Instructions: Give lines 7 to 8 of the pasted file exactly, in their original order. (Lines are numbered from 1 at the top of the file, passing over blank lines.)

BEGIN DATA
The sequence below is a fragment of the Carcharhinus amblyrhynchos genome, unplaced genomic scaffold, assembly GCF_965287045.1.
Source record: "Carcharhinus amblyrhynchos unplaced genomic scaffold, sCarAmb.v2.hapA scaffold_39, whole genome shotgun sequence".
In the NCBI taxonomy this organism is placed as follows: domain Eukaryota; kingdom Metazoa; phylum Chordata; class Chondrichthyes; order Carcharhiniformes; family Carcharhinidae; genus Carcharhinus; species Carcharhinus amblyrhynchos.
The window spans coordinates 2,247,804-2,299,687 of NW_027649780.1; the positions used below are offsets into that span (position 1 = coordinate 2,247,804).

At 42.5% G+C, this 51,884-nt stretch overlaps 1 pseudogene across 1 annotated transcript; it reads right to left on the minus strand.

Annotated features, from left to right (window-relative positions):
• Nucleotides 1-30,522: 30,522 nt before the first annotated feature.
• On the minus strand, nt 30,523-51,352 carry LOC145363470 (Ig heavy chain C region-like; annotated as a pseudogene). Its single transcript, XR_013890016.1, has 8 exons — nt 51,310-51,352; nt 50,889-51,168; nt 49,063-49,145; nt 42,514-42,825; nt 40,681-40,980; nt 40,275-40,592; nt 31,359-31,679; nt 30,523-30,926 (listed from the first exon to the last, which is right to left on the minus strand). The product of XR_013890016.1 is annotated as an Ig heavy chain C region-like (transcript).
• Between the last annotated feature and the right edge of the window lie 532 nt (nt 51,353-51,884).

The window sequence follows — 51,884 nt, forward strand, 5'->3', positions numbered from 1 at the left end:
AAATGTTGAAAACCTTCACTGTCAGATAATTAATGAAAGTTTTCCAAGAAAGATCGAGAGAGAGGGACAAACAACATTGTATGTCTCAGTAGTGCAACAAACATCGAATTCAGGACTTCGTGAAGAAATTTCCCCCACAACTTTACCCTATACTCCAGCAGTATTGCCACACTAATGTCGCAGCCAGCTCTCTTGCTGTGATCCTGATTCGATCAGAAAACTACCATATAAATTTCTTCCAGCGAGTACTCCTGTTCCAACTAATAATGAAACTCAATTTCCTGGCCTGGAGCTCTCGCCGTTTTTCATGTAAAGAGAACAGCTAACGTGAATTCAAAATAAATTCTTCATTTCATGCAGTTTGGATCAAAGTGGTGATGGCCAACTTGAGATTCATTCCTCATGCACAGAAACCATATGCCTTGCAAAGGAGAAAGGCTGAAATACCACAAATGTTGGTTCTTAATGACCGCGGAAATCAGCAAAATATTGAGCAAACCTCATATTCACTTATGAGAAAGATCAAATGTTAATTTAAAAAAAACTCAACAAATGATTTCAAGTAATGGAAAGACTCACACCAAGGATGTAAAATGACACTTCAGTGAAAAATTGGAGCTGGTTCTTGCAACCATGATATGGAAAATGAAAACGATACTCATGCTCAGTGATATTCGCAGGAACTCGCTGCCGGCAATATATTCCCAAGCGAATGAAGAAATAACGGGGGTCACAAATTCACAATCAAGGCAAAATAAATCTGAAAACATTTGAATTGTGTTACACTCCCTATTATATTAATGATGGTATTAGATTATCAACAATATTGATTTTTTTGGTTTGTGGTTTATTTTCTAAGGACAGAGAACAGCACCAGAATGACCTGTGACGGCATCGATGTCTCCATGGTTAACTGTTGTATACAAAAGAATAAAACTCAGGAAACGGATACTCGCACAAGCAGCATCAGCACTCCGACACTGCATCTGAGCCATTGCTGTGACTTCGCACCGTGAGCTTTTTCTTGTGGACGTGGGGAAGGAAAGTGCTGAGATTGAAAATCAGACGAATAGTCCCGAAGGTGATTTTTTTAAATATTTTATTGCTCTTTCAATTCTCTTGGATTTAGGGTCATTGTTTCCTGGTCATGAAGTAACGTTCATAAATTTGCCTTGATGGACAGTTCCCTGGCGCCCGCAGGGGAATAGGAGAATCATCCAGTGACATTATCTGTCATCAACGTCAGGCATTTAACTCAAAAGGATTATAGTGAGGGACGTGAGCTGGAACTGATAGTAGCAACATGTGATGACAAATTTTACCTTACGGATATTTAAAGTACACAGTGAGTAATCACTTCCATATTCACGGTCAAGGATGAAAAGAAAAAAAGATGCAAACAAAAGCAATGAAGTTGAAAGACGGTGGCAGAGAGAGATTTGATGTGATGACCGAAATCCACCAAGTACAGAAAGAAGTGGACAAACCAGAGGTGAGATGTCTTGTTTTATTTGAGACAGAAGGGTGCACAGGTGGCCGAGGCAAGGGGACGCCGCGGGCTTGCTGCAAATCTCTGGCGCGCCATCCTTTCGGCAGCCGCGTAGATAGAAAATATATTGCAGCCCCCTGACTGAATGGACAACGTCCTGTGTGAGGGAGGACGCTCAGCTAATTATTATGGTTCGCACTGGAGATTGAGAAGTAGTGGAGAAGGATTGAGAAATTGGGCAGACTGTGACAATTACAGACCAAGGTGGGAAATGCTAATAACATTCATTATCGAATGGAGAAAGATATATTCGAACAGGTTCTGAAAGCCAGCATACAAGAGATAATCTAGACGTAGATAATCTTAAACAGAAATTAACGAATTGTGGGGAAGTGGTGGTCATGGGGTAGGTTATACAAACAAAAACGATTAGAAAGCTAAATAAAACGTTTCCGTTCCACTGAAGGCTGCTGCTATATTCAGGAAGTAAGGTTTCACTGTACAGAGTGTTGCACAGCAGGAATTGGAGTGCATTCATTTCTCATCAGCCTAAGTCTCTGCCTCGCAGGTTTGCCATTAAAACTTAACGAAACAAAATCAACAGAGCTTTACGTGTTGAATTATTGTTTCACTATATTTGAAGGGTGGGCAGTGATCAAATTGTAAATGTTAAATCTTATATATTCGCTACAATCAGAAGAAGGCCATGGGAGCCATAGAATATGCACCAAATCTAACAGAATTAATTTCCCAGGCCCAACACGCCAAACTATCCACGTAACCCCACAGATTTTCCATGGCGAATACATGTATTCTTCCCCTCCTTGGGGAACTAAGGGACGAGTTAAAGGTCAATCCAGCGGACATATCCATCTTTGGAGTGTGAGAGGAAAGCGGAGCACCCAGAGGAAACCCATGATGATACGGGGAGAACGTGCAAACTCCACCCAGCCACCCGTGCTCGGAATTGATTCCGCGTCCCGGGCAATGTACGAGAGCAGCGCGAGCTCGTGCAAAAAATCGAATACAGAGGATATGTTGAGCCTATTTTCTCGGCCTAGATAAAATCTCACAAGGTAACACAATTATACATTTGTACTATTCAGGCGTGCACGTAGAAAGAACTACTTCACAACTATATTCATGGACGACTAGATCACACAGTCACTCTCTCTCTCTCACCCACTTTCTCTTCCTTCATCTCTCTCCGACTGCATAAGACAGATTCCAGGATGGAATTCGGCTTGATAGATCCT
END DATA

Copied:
• Nucleotides 1-30,522: 30,522 nt before the first annotated feature.
• On the minus strand, nt 30,523-51,352 carry LOC145363470 (Ig heavy chain C region-like; annotated as a pseudogene). Its single transcript, XR_013890016.1, has 8 exons — nt 51,310-51,352; nt 50,889-51,168; nt 49,063-49,145; nt 42,514-42,825; nt 40,681-40,980; nt 40,275-40,592; nt 31,359-31,679; nt 30,523-30,926 (listed from the first exon to the last, which is right to left on the minus strand). The product of XR_013890016.1 is annotated as an Ig heavy chain C region-like (transcript).